UNIX: Recursive Delete Directory / Files

by on April 15, 2012 · 0 comments· LAST UPDATED April 15, 2013

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How do I delete (remove) a directory called $HOME/foo and its content including all files and sub-directories under Unix like operating systems? What is the best way to completely delete /tmp/foo/ with all it's content?

Tutorial details
DifficultyEasy (rss)
Root privilegesNo
Requirementsrm
Estimated completion timeN/A
You need to use the rm command line utility to remove the files (and directories) specified on the command line. The following command will delete everything including subdires and file from the $HOME/foo directory. So be careful. You will not able to recover files or sub-dirs from the $HOME/foo directory. You have been warned. In order to delete directories, it is necessary to use the -r or -R option. This option recursively removes directories and their contents in the argument list passed to the rm command. The user is normally prompted for removal of any write-protected files in the directories unless the -f option is used by the end user. The syntax is as follows:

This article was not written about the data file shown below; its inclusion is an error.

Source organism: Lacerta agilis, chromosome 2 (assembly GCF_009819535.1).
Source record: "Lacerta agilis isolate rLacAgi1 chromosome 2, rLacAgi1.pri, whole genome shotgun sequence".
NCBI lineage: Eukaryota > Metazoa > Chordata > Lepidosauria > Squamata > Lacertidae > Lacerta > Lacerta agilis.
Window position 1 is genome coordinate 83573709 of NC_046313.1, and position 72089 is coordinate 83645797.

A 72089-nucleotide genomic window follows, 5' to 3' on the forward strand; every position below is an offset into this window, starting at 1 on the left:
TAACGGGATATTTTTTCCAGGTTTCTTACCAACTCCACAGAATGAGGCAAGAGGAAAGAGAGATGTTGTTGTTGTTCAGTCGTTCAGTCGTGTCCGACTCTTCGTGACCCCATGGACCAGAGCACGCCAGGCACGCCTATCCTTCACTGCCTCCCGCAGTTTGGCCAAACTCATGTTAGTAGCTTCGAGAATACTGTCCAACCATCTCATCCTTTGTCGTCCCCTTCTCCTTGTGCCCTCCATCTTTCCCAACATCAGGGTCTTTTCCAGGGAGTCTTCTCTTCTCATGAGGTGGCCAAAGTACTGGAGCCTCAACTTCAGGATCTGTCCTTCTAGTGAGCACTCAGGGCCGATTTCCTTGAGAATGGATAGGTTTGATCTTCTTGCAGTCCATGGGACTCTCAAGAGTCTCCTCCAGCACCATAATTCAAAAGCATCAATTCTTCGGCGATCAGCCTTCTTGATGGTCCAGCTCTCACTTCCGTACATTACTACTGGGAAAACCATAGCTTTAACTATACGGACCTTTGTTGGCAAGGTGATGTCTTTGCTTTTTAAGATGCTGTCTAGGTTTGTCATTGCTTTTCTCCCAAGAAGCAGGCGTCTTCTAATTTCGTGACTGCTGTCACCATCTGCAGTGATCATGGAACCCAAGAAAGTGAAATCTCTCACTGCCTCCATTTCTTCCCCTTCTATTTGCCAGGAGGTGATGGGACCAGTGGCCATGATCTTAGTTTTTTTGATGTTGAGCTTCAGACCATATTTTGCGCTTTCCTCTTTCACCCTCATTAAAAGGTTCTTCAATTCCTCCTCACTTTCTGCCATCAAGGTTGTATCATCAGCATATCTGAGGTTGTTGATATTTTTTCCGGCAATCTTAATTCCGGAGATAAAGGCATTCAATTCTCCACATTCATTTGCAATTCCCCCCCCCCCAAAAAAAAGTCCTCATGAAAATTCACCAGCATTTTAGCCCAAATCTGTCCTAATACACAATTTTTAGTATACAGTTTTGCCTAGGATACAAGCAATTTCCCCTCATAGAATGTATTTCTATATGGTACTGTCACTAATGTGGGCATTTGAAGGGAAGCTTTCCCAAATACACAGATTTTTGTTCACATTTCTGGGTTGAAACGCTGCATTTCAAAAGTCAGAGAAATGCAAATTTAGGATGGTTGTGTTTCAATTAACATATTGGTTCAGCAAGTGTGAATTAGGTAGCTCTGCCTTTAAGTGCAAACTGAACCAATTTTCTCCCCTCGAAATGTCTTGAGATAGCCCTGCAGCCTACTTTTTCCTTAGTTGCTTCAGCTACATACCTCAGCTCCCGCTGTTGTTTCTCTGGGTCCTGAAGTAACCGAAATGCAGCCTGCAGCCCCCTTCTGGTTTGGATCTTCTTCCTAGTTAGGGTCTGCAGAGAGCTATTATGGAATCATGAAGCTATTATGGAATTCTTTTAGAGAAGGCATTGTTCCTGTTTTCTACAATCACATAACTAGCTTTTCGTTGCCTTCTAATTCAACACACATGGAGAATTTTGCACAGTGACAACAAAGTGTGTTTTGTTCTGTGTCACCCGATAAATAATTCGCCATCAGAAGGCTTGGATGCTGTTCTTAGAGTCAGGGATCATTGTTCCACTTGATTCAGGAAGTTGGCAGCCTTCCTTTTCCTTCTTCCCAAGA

rm -rf /path/to/dir
rm -rf $HOME/foo/
rm -rfi $HOME/foo/
 

Where,

  1. -r or -R : Attempt to remove the file hierarchy rooted in $HOME/foo/ i.e. delete all directory's contents including all files and sub-dirs.
  2. -f : Attempt to remove the files without prompting for confirmation, regardless of the file's permissions.
  3. -i : Request confirmation before attempting to remove each file, regardless of the file's permissions
See also

For more information, see the rm command man page by typing the following command:
$ man rm

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